Apart from the minor software issues, the project was successful. This sensor can easily be built for less than 10$. 
But keep in mind: This is simply meant as a reminder to sit upright, not as a medical application.


  1. Nice project,
    I know you said pressure sensors are expensive, but using a pressure sensor the turn the device on/off would be pretty handy and save battery.
    Also I work in an office with multiple colleges, we would be drawn crazy from the buzzer if everyone had one. If I build one, I would replace the buzzer for a vibrating motor.

  2. I was thinking about using a vibrating motor, too, but since the device is not directly attached to the body it would be difficult to notice. But you are right, the piezo speaker is way too loud, with full 5V it sounds like a fire alarm, I had to turn down the volume to make it usable.

  3. I am a physical therapist, I will pay somebody labor and materials to build a few of these to sell in my clinic. Contact

    1. Hello, My name is Michael, if you are still interested, I could easily build a few of these devices.
      Please email:

  4. This looks very interesting... will research to know more. Can anyone suggest good source/stores for the parts? Thanks!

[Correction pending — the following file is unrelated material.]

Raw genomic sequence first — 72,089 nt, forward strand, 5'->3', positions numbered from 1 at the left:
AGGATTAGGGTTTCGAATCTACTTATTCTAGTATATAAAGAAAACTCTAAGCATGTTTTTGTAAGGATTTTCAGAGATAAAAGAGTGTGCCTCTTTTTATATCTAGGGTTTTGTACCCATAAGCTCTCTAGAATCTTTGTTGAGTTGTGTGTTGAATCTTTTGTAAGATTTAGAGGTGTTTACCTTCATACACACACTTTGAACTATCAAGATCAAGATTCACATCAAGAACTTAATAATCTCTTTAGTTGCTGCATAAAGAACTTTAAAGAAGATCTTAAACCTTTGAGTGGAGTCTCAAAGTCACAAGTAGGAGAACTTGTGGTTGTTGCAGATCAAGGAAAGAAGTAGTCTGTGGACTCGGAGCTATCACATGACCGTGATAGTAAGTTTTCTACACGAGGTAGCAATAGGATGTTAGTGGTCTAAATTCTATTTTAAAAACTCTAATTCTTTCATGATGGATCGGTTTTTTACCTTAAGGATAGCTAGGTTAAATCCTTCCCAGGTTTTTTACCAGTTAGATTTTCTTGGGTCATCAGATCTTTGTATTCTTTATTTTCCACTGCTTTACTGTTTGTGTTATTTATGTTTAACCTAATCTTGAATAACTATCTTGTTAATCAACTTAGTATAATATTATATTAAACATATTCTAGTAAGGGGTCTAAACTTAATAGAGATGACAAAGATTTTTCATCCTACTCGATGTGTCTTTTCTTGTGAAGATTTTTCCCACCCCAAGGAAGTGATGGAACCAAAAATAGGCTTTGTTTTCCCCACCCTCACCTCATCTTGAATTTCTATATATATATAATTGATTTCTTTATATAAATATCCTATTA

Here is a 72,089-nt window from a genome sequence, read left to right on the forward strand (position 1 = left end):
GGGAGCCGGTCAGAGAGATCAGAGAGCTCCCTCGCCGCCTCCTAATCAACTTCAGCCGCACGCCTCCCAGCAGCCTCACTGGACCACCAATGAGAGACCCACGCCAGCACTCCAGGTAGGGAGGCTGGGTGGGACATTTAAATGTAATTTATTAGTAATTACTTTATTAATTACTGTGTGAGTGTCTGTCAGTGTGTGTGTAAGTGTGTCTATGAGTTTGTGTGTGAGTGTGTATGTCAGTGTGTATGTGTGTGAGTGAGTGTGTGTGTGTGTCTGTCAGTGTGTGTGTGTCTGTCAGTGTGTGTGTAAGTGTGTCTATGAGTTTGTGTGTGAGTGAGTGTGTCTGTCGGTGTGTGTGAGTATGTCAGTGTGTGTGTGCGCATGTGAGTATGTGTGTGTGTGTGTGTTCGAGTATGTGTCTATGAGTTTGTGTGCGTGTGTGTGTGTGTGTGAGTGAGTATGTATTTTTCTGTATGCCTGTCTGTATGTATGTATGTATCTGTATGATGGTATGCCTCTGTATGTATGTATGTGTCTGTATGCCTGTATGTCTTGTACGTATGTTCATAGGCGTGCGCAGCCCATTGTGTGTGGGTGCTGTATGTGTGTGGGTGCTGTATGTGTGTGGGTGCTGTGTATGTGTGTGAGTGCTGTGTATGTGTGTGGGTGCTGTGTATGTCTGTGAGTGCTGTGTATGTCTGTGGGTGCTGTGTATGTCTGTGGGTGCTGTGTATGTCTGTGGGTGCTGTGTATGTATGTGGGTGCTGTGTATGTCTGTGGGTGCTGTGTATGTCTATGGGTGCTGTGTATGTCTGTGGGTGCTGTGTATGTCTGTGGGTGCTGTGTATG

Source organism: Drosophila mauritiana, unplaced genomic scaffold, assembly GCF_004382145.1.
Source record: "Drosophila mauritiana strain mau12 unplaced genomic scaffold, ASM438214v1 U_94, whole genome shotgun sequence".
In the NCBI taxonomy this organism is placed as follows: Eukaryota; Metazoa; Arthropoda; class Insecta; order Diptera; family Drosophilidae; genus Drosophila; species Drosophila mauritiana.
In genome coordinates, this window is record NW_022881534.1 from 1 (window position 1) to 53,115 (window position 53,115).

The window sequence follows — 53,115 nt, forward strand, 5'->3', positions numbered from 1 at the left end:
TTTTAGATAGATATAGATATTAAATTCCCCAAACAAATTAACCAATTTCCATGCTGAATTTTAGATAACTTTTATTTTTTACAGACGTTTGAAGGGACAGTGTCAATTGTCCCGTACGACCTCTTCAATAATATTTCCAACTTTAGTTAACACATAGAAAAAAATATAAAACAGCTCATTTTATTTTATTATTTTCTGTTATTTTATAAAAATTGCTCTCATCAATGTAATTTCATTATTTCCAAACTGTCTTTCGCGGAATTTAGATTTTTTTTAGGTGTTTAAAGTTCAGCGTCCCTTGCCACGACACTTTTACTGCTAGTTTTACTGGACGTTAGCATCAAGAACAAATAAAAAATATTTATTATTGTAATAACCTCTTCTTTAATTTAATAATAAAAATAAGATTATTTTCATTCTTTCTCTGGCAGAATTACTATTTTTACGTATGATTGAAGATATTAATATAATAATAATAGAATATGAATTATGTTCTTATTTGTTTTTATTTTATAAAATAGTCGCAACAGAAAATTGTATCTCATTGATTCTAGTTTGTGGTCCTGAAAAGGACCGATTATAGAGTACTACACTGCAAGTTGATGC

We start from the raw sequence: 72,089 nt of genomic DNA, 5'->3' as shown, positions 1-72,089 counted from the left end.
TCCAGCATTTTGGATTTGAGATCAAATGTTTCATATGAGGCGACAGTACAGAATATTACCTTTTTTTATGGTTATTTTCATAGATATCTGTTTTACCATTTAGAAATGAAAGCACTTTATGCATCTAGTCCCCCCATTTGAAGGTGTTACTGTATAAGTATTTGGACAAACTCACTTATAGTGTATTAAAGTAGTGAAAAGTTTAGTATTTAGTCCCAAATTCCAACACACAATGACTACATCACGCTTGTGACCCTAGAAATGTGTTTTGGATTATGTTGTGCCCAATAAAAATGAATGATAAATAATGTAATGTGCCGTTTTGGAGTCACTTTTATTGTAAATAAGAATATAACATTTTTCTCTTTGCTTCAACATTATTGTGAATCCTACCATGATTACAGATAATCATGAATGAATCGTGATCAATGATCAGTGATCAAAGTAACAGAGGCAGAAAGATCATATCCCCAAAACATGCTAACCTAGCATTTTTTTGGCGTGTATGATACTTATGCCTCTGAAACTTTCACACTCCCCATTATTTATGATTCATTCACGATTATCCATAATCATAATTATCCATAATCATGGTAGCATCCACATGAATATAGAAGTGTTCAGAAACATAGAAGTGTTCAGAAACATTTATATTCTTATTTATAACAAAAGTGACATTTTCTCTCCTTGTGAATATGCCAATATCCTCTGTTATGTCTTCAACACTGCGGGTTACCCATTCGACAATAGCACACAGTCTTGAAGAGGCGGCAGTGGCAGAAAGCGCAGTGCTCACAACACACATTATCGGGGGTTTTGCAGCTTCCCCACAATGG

5. Did you post the source code for this somewhere?

    1. I do not want to publish the source code right now. You would need to make a lot of adjustments anyway depending on the sensor and controller you are using.

  6. Good idea, I am looking for a chair sensor that can output the sensor data(pressure data, seat or not etc) by Bluetooth or other(WIFI). Could you give me some such information please?

  7. can you please upload the code? i need to know attiny's function to do sounds at random intervals :(

    1. that's my code, it works on arduino but not on attiny, i think that's much similiar to your code, can you help me to convert in attiny language?

      long randNumber;
      long randNumber1;
      long randFreq;
      #define trigPin 11
      #define echoPin 12

      void setup ()
      pinMode(trigPin, OUTPUT);
      pinMode(echoPin, INPUT);
      void loop ()
      randFreq = random(250, 5000);
      randNumber = random(50, 100);
      long duration, distance;
      digitalWrite(trigPin, LOW); // Added this line
      delayMicroseconds(2); // Added this line
      digitalWrite(trigPin, HIGH);
      delayMicroseconds(10); // Added this line
      digitalWrite(trigPin, LOW);
      duration = pulseIn(echoPin, HIGH);
      distance = (duration/2) / 29.1;
      if (distance < 10) {
      tone(13, randFreq);
      randNumber1 = random(10, 1000);
      else {

    2. i have a speaker, hcsr04 and arduino connected, if distance < 10 speaker makes random sounds in frequency and delay

    3. You will have to replace the tone library which does not work on the Attiny85.
      Have a look at this:
      or this:
      Anyway you can test if everything else works by just turning the speaker on and off instead of playing a tone.

    4. thank you! i used tinytone and worked, but the volume is incredibly low, i can't hear nothing :( i think that the hc-sr uses much of the arduino current..

    5. ok, solved .. i switched pin and now it works :) i think that attiny give different priority to some pins..